Zvi H Perry, MD, PhD, Mohammed Al Abri, MD, Olivier Court, MD, Amin Andalib, MD, MPH, Sebastian Demyttenaere, MD. Center for Bariatric Surgery, Division of General Surgery, Department of Surgery, McGill University, Montreal, Quebec
Introduction: Sleeve gastrectomy is becoming the most popular bariatric procedure in the world. However, there is ongoing debate as to the appropriate surgical procedure after failed sleeve gastrectomy. In this study, we aimed to evaluate patients who underwent prior sleeve surgery who subsequently underwent biliopancreatic diversion with duodenal switch (BPD/DS).
Methods: A retrospective analysis of a prospectively maintained database of laparoscopic sleeve gastrectomies (LSG) was performed between January 2006 and March 2018. Data analyzed included age, weight loss, postoperative complications and long-term outcomes.
Results: 173 patients were enlisted in our database as having lap BPD/DS. Of these patients, 91 subsequently had revisional surgery to (BPD/DS). Of the 91 patients 56 (61.5%) were female. Mean follow up time was 5.5 (±2.7) years. Mean time between the sleeve and the revisional surgery was 21.5 (±16) months. The mean age upon the sleeve procedure was 41.8 (±10.5), while the mean age upon the revisional duodenal switch was 43.7 (± 10.6). Pre-sleeve mean body mass index (BMI) was 63.5 (±9.7) kg/m2. Pre-BPD mean BMI was 46.3 (±7.7) kg/m2 and at the end of the follow up period the mean BMI was 39.5 (±7.8) kg/m2. Differences between pre-op BMI and pre-revision, pre-revision and end of follow-up BMI, as well as between pre-op BMI and end of the follow-up were all significant (p<0.001). 20 patients suffered from a complication (22%), with the most common being leak (9 patients, 9.9%), and infection (6 patients, 6.6%). No death occurred.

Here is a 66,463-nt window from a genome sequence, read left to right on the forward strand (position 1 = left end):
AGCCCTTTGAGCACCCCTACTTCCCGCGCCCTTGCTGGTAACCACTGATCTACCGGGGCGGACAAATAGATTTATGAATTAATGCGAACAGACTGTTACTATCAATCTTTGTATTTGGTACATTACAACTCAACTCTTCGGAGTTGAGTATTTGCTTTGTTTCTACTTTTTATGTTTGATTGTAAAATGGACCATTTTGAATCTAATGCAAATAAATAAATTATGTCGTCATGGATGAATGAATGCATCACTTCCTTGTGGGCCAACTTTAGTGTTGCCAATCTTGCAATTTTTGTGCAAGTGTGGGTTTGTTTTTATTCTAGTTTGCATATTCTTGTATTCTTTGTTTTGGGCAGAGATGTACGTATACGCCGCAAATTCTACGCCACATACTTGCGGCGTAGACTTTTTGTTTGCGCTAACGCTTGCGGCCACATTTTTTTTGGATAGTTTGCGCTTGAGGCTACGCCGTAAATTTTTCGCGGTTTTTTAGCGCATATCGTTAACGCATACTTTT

Discussion and Conclusions: Controversy exists regarding technical aspects of revisional LSG. In our study, we have seen that post-sleeve duodenal switch had substantial weight loss, with a satisfactory complication profile. Longer follow up is needed to determine if this improvement in weight loss remains in the long term.
Presented at the SAGES 2017 Annual Meeting in Houston, TX.
Abstract ID: 92035
Program Number: P196
Presentation Session: Poster Session (Non CME)
Presentation Type: Poster